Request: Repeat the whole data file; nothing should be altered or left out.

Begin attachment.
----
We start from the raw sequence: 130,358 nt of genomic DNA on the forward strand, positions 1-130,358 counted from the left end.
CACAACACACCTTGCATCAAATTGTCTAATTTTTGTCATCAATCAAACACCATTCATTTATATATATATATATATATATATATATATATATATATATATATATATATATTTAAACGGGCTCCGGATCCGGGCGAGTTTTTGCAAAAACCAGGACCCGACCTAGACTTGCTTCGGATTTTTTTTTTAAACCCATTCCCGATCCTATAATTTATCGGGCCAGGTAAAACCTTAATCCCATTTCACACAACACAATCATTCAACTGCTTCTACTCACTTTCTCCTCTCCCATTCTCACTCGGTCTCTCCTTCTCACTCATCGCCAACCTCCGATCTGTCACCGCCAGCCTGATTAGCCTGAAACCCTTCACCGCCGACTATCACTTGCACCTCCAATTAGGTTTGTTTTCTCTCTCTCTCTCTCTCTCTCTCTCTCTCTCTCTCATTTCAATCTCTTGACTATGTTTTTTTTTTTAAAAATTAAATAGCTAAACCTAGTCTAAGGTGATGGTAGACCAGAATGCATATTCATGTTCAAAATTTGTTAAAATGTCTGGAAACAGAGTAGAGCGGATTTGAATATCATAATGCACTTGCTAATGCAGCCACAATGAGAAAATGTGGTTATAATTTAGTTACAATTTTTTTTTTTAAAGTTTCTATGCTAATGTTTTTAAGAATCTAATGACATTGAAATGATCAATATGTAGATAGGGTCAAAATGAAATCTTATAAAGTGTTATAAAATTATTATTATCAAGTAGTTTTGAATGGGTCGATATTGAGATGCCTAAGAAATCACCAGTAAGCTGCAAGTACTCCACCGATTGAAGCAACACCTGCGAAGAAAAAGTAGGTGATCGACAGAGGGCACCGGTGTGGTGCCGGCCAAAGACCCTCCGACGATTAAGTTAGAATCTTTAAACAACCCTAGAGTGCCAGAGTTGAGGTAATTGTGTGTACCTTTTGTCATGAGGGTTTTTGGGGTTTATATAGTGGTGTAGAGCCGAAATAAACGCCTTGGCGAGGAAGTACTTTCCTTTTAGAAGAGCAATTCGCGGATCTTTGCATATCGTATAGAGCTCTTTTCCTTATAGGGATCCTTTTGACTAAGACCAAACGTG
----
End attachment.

We start from the raw sequence: 130,358 nt of genomic DNA on the forward strand, positions 1-130,358 counted from the left end.
CACAACACACCTTGCATCAAATTGTCTAATTTTTGTCATCAATCAAACACCATTCATTTATATATATATATATATATATATATATATATATATATATATATATATATATTTAAACGGGCTCCGGATCCGGGCGAGTTTTTGCAAAAACCAGGACCCGACCTAGACTTGCTTCGGATTTTTTTTTTAAACCCATTCCCGATCCTATAATTTATCGGGCCAGGTAAAACCTTAATCCCATTTCACACAACACAATCATTCAACTGCTTCTACTCACTTTCTCCTCTCCCATTCTCACTCGGTCTCTCCTTCTCACTCATCGCCAACCTCCGATCTGTCACCGCCAGCCTGATTAGCCTGAAACCCTTCACCGCCGACTATCACTTGCACCTCCAATTAGGTTTGTTTTCTCTCTCTCTCTCTCTCTCTCTCTCTCTCTCTCTCATTTCAATCTCTTGACTATGTTTTTTTTTTTAAAAATTAAATAGCTAAACCTAGTCTAAGGTGATGGTAGACCAGAATGCATATTCATGTTCAAAATTTGTTAAAATGTCTGGAAACAGAGTAGAGCGGATTTGAATATCATAATGCACTTGCTAATGCAGCCACAATGAGAAAATGTGGTTATAATTTAGTTACAATTTTTTTTTTTAAAGTTTCTATGCTAATGTTTTTAAGAATCTAATGACATTGAAATGATCAATATGTAGATAGGGTCAAAATGAAATCTTATAAAGTGTTATAAAATTATTATTATCAAGTAGTTTTGAATGGGTCGATATTGAGATGCCTAAGAAATCACCAGTAAGCTGCAAGTACTCCACCGATTGAAGCAACACCTGCGAAGAAAAAGTAGGTGATCGACAGAGGGCACCGGTGTGGTGCCGGCCAAAGACCCTCCGACGATTAAGTTAGAATCTTTAAACAACCCTAGAGTGCCAGAGTTGAGGTAATTGTGTGTACCTTTTGTCATGAGGGTTTTTGGGGTTTATATAGTGGTGTAGAGCCGAAATAAACGCCTTGGCGAGGAAGTACTTTCCTTTTAGAAGAGCAATTCGCGGATCTTTGCATATCGTATAGAGCTCTTTTCCTTATAGGGATCCTTTTGACTAAGACCAAACGTG